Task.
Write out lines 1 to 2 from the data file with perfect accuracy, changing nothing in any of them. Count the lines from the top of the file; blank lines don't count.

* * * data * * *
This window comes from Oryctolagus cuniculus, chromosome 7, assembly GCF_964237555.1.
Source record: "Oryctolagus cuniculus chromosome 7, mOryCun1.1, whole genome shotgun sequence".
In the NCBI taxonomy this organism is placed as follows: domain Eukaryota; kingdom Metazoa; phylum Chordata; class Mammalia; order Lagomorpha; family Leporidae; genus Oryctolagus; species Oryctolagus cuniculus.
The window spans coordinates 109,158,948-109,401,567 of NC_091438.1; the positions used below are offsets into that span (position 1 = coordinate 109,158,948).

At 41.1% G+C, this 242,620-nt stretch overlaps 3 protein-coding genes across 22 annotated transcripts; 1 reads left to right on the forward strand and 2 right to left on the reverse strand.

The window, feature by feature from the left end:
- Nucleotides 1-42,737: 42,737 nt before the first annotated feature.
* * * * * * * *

This window comes from Oryctolagus cuniculus, chromosome 7, assembly GCF_964237555.1.
Source record: "Oryctolagus cuniculus chromosome 7, mOryCun1.1, whole genome shotgun sequence".